The Irish countryside is a stunning collage of brilliant shades of green.

Frieda and her son Simon moved to Waterford, a town in southeastern Ireland, eight years ago. Coming from a town in England where there wasn't much of a Jewish community, the fact that Waterford has no synagogue or Jewish life did not concern them very much. And though they don't hide their Jewish identity, they didn't really expect to meet other Jews. Together, they run a shop selling alternative clothing and jewelry.

On a recent Sunday afternoon, we were wrapping up a meeting with a Jew in an Irish hamlet when we asked whether he knew of any Jews in the surrounding areas. "I believe there's a guy Simon," he responded after a moment's thought, "Together with his mum, he runs a shop at the Waterford mall." He then gave us the approximate location of the mall. We immediately made our way over, but to our dismay, the mall was already closed. A Google search at a nearby internet café got us to the shop's website. We weren't sure who reads the company emails, but we figured that an email to the company contact address couldn't hurt.

Early the next morning we received a call from a woman who was both shocked and thrilled that rabbis wanted to visit her and her son. Though we had already left the area, we made up a time to meet later that week.

In classic Irish style, the outdoor tables of a local pub served as a great location to meet with Simon, Frieda, and a few of their friends. An analysis of Guinness and beer production served as a great springboard for a discussion about kosher – the Jewish dietary laws. But it didn't stop there. After much dialogue on the topic of assimilation and intermarriage – and a Tefillin wrapping in the middle of a parking lot – Simon confided that although there is nary another Jewish soul in Waterford, his unwavering commitment not to marry out of his faith was renewed with our discussion.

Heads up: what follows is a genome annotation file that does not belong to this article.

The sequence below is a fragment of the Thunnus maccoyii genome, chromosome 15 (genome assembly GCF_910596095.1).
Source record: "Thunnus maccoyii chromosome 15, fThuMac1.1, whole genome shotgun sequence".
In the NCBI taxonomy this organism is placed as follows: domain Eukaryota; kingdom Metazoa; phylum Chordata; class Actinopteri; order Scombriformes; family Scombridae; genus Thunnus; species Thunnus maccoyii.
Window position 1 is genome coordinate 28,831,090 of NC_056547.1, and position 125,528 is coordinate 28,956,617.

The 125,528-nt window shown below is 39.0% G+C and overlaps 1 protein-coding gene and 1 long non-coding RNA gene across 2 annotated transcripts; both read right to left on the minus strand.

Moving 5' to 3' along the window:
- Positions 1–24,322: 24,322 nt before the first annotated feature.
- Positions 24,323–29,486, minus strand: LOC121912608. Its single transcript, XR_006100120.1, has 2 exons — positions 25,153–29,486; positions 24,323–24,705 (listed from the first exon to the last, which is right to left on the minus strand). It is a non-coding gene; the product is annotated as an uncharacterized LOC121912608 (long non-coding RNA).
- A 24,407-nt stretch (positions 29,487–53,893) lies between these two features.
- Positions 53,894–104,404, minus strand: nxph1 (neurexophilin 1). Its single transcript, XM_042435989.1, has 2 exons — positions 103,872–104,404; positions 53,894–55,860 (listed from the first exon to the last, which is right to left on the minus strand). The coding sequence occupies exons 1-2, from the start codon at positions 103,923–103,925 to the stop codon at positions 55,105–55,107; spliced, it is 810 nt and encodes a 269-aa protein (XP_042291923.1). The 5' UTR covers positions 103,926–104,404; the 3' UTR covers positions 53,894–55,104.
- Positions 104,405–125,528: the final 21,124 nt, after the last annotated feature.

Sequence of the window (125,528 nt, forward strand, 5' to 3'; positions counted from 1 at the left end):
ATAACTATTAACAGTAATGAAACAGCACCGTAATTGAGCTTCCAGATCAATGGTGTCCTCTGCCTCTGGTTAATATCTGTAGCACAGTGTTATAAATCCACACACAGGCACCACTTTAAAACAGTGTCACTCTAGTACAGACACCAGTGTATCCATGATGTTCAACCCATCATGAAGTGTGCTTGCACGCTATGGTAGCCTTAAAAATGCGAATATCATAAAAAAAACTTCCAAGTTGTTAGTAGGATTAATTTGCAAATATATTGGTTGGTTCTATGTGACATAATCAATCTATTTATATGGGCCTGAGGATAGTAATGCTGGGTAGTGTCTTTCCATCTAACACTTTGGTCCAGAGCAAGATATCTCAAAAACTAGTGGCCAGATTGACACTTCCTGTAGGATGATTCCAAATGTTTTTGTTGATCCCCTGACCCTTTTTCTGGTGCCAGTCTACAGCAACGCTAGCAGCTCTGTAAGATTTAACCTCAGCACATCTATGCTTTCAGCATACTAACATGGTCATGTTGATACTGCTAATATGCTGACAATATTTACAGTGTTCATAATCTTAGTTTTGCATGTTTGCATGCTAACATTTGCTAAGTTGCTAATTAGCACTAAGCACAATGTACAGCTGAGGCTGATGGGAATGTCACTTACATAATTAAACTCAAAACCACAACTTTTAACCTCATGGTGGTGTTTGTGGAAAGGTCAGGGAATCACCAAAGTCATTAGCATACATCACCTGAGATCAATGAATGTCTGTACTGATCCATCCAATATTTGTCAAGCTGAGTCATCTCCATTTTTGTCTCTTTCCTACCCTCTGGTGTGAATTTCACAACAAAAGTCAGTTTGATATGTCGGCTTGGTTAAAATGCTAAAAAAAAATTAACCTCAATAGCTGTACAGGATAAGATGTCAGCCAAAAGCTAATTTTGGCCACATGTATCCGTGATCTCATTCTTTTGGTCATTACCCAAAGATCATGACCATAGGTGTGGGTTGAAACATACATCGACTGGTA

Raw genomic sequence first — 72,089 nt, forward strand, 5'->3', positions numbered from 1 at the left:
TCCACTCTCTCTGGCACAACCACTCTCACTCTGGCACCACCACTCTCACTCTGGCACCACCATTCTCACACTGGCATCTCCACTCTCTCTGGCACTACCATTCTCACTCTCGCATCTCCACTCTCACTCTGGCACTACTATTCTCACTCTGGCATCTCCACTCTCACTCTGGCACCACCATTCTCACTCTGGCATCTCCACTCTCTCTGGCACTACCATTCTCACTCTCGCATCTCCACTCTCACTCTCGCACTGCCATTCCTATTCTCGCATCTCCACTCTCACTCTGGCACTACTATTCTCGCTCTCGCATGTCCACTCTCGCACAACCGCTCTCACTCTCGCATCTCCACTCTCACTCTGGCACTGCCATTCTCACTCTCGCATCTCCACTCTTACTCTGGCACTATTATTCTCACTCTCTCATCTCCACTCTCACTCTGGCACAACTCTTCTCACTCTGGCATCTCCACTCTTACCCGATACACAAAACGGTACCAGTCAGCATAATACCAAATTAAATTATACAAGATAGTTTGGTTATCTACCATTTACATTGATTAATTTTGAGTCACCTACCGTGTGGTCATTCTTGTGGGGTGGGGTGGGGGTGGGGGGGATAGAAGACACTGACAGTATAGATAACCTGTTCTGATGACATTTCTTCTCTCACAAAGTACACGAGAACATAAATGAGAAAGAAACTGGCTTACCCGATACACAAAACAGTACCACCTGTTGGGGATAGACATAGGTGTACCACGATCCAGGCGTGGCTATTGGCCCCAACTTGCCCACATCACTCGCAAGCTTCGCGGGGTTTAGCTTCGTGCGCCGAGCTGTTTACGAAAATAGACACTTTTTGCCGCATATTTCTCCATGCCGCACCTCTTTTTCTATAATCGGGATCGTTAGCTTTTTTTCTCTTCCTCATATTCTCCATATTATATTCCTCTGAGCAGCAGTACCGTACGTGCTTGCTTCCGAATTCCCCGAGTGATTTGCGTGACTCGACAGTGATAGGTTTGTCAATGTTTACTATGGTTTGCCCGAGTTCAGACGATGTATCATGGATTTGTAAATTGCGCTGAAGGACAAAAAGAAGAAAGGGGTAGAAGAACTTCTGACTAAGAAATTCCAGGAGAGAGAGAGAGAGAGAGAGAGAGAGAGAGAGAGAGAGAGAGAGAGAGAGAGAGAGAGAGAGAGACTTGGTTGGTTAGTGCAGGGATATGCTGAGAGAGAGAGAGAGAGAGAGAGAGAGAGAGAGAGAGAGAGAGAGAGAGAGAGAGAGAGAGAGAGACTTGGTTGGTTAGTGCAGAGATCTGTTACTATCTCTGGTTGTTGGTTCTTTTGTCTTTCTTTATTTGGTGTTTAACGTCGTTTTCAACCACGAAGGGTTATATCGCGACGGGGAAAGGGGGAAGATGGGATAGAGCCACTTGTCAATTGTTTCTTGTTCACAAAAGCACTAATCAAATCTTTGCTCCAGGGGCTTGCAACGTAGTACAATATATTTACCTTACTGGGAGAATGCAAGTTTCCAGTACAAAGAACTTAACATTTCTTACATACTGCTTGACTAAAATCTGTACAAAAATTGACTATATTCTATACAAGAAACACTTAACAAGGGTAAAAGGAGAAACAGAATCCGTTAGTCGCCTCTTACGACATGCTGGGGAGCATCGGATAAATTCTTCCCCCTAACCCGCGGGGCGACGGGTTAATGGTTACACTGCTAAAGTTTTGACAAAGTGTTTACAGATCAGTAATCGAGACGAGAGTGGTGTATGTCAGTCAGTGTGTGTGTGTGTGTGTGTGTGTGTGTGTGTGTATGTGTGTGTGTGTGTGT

It's been a few weeks, and I've traveled a few thousand miles since, but the story of Simon, the lone young Jew whose fire burns bright, continues to remind me of the unvanquishable spirit of the Jewish soul.

Of Three Visits and One Very Old Kippa

August 4, 2008 9:00 AM

Eric is a proud Jew who was raised in South Africa. After living in Israel for eight years, he moved to Ireland where he works as an anesthesiologist. A few years back, he bought a pair of Tefillin from the roving rabbis, which he has been putting on every weekday since. Of course, he was excited to meet with us, despite the fact that he had other company scheduled for that evening.

Our conversation ranged from kabalistic minutiae to why G‑d created us with a foreskin if he wanted us to remove it anyway. Eric mentioned that a Jewish friend of his from Capetown happened to be doing a month long locum (doctor talk for being placed somewhere temporarily) in a nearby city, and though his month was nearly over, he would probably enjoy a visit. We, of course, thought that it was a marvelous idea and took down his contact info. When we were in the area where his friend was staying, we called him and arranged a meeting for Wednesday evening.